If you’ve spent enough time in the subways of a city, you’ve probably wondered late at night if those No Passenger trains are ghost trains that only you can see. In London Below, you can step aboard, but watch your back. There are Black Friars, and there’s an Earl at Earl’s Court, and you don’t want to encounter the Shepherds.
The plot’s kind of forgettable, and maybe half the characters too, but the setting is all dark and satisfying as chocolate cake. I confess I’m easy; just the London tube map pulls me. All those evocative London names — Blackfriars, Shepherd’s Bush, Elephant & Castle. It makes me miss my fruit stand at Goodge Street and the kids trying to bust through the wall at King’s Cross. I’ve seen a million buses heading to Shepherd’s Bush and always wondered where they were going. These names are not just historical, but accretively magical, and Neil taps into the deep accumulated magic that rumbles through the Underground.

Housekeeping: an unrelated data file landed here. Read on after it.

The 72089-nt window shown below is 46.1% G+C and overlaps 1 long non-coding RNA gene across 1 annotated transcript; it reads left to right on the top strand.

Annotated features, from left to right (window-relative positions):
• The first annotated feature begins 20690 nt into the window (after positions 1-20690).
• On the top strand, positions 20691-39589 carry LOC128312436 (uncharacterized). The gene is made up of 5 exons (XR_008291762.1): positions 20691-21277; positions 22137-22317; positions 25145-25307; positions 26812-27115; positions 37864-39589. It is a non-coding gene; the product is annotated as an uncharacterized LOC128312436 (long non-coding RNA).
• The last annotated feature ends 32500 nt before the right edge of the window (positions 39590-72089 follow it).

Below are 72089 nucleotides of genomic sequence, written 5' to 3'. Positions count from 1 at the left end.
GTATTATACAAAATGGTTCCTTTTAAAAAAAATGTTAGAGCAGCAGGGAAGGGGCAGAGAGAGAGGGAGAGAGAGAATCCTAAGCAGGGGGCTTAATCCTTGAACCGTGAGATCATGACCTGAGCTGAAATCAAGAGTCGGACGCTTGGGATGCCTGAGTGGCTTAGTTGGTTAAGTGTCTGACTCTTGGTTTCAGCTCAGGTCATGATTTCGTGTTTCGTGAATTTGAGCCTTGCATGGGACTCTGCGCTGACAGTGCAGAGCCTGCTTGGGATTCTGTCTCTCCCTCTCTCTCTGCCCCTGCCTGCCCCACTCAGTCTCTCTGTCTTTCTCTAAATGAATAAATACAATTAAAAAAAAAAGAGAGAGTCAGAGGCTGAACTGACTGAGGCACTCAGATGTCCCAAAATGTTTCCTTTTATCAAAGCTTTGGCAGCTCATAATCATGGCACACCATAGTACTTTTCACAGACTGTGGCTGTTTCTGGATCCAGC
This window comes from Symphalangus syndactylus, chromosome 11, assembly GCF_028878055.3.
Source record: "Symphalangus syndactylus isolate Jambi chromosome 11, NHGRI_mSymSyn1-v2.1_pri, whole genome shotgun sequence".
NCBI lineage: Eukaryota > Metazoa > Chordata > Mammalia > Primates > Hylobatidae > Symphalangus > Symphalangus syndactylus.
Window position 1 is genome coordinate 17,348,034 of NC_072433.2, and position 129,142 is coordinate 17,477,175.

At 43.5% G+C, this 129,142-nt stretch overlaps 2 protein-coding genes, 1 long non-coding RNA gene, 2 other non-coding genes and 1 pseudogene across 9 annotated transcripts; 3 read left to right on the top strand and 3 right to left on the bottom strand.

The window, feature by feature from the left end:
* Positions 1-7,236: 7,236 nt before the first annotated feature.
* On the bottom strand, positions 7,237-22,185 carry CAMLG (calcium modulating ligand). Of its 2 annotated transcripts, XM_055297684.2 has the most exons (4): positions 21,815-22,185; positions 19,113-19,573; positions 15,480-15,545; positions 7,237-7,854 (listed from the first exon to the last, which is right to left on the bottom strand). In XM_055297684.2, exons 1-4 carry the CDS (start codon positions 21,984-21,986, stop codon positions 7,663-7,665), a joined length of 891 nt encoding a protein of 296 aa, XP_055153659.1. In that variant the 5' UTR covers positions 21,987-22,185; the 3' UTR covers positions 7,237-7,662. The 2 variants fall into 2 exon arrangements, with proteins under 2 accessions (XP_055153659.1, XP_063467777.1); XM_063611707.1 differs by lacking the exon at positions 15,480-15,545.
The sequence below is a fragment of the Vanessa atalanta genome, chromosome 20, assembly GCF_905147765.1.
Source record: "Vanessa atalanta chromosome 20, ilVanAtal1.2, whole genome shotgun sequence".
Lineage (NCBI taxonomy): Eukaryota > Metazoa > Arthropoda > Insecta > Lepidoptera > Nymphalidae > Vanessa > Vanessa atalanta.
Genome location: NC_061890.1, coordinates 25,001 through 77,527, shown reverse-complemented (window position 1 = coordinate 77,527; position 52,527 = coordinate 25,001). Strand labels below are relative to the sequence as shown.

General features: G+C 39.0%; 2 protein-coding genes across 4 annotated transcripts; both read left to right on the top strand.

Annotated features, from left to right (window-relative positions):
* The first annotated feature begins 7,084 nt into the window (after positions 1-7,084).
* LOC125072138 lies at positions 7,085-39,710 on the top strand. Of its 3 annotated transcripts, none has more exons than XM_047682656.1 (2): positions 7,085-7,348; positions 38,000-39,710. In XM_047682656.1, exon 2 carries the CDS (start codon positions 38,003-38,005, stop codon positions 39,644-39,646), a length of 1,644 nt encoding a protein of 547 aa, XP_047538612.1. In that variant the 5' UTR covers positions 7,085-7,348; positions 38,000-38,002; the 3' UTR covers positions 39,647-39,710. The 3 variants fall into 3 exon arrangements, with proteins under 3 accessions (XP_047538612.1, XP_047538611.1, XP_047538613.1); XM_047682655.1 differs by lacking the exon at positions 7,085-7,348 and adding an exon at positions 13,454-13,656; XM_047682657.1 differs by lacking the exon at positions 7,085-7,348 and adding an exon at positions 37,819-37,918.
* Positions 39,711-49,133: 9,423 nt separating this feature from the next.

London Above cruises along in witless parallel. There are so many cities in every city. The folks of London Above can’t see the taproot of their city, but they move in inevitable tandem because London Above and Below are two sides of one coin. They name the Islington stop Angel, for example, with no understanding of its significance. The story knits tightly into real places, so readers familiar with London will know exactly where the characters are, and here’s the funny thing: London Above is magical too, without tricks, and in the clear light of day.